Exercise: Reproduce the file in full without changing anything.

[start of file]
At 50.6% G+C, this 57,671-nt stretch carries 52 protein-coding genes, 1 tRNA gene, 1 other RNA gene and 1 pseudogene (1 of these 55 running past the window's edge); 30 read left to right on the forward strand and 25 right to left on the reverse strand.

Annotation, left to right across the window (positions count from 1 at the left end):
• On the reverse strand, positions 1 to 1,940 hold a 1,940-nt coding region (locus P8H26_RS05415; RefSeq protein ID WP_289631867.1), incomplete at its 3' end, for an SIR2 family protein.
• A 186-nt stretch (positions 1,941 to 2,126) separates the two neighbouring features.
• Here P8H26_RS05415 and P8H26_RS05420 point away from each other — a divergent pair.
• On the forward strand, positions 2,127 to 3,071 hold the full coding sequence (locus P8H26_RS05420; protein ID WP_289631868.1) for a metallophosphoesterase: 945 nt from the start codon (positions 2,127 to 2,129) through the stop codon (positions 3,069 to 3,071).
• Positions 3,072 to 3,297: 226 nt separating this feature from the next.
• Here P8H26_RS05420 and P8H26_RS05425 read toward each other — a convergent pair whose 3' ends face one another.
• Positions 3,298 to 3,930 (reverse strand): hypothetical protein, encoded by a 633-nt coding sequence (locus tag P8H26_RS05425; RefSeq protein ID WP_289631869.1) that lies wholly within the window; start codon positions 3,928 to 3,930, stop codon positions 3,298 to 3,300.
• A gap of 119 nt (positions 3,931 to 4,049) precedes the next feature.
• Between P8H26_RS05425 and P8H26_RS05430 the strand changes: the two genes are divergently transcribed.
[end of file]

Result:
At 50.6% G+C, this 57,671-nt stretch carries 52 protein-coding genes, 1 tRNA gene, 1 other RNA gene and 1 pseudogene (1 of these 55 running past the window's edge); 30 read left to right on the forward strand and 25 right to left on the reverse strand.

Annotation, left to right across the window (positions count from 1 at the left end):
• On the reverse strand, positions 1 to 1,940 hold a 1,940-nt coding region (locus P8H26_RS05415; RefSeq protein ID WP_289631867.1), incomplete at its 3' end, for an SIR2 family protein.
• A 186-nt stretch (positions 1,941 to 2,126) separates the two neighbouring features.
• Here P8H26_RS05415 and P8H26_RS05420 point away from each other — a divergent pair.
• On the forward strand, positions 2,127 to 3,071 hold the full coding sequence (locus P8H26_RS05420; protein ID WP_289631868.1) for a metallophosphoesterase: 945 nt from the start codon (positions 2,127 to 2,129) through the stop codon (positions 3,069 to 3,071).
• Positions 3,072 to 3,297: 226 nt separating this feature from the next.
• Here P8H26_RS05420 and P8H26_RS05425 read toward each other — a convergent pair whose 3' ends face one another.
• Positions 3,298 to 3,930 (reverse strand): hypothetical protein, encoded by a 633-nt coding sequence (locus tag P8H26_RS05425; RefSeq protein ID WP_289631869.1) that lies wholly within the window; start codon positions 3,928 to 3,930, stop codon positions 3,298 to 3,300.
• A gap of 119 nt (positions 3,931 to 4,049) precedes the next feature.
• Between P8H26_RS05425 and P8H26_RS05430 the strand changes: the two genes are divergently transcribed.